• The strongest part of his game is the quantity of quality pitches he throws, and it seems like they may be somewhat wasted in the bullpen. His velocity doesn't quite fit the prototype of a dominant relief pitcher, though it may play up in shorter appearances. He doesn't have an out pitch, which also could work against him.

  • Jackson's future long-term is in the rotation, and you risk jerking him around and messing things up. He's a much better pitcher than Jeff Samardzija, so any comparisons with Spellcheck are unwarranted, but his case does raise the question of what would happen if he failed in the pen. Now he gets demoted, and most likely goes back to starting in the minors. Will the fans be less likely to want him back? Will the manager (be it Lou or otherwise) be less likely to trust him? Will he be able to regain his success as a starter? It probably doesn't have much of an effect, but you are introducing a lot of new risks.

  • Doesn't Andrew Cashner fit better here? I know they want to keep him as a starter, but don't they want to keep Jackson as a starter too? EDIT- See comments for further discussion on this point.

So you can see how I'm kind of split on the move. It's certainly not a terrible idea, and there is a lot of good that could come from it. I don't think I would do it myself, since I see Jackson as a huge part of this team's future and since I don't want to get caught up rearranging deck chairs on the Titanic and do something that could potentially take him too far out of his comfort zone.

But Jay will very likely be fine, adjust to the big leagues and challenge for a rotation spot as soon as next season. And in that case, his arm having taken a little break could prove valuable.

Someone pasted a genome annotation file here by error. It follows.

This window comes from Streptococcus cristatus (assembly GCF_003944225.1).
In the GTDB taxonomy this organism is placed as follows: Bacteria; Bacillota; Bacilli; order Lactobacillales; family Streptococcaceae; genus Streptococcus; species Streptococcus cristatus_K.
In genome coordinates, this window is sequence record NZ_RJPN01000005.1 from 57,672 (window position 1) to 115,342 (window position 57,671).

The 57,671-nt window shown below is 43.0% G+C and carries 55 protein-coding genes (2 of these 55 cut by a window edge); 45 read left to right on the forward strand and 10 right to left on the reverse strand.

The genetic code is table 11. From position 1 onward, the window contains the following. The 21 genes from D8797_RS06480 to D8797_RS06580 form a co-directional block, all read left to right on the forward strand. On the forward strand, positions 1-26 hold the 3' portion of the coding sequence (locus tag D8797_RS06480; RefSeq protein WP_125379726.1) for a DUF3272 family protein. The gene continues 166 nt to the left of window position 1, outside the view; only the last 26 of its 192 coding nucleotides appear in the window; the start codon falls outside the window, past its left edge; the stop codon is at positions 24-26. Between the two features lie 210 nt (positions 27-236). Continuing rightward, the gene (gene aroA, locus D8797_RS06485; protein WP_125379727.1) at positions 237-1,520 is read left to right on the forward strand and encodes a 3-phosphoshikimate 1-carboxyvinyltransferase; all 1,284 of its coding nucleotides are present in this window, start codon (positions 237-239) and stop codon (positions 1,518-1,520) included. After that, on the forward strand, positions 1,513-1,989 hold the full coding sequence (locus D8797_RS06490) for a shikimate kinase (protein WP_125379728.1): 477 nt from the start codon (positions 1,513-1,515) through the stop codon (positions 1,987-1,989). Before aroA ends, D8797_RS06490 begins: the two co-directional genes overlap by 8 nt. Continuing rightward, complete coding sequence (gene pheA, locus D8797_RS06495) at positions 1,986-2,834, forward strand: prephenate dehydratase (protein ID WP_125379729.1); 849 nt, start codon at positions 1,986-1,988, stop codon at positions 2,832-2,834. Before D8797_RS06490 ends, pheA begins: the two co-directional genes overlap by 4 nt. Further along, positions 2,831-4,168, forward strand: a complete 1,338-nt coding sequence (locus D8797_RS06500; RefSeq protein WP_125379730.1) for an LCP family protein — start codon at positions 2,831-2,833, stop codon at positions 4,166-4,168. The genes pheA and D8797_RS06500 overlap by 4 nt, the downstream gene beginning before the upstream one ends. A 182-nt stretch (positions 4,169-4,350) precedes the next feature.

I'd also like to note that in Casey Coleman's case, I'm far less concerned about moving him around because he doesn't have nearly the ceiling Jackson does. With his mid to upper 80's fastball and terrible strikeout numbers, if everything works out for him he'll be a bottom of the rotation pitcher, so I don't have any problem with using him more liberally in the pen.



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1 Comment

Matt Swain said:


toonsterwu left a comment on Around the Minors as I was writing this that I'd like to excerpt here, because it's both relevant and a great point that I hadn't considered. With Cashner just getting stretched out as an SP, moving him back to the pen could be disastrous. So that kind of invalidates one of my cons and makes the move look better, I guess.

"The one thing I will say in defense of this move is this - if this gives Cashner more time in the minors as a starter (as it should), then okay. That is, I prefer Jay getting called up for pen duty to give Cashner more time. I'm more confident, because of track record, that Jay could bounce back to rotation work the following season, whereas I feel like Cashner needs more SP experience and innings now to have a better shot to be a starter long term."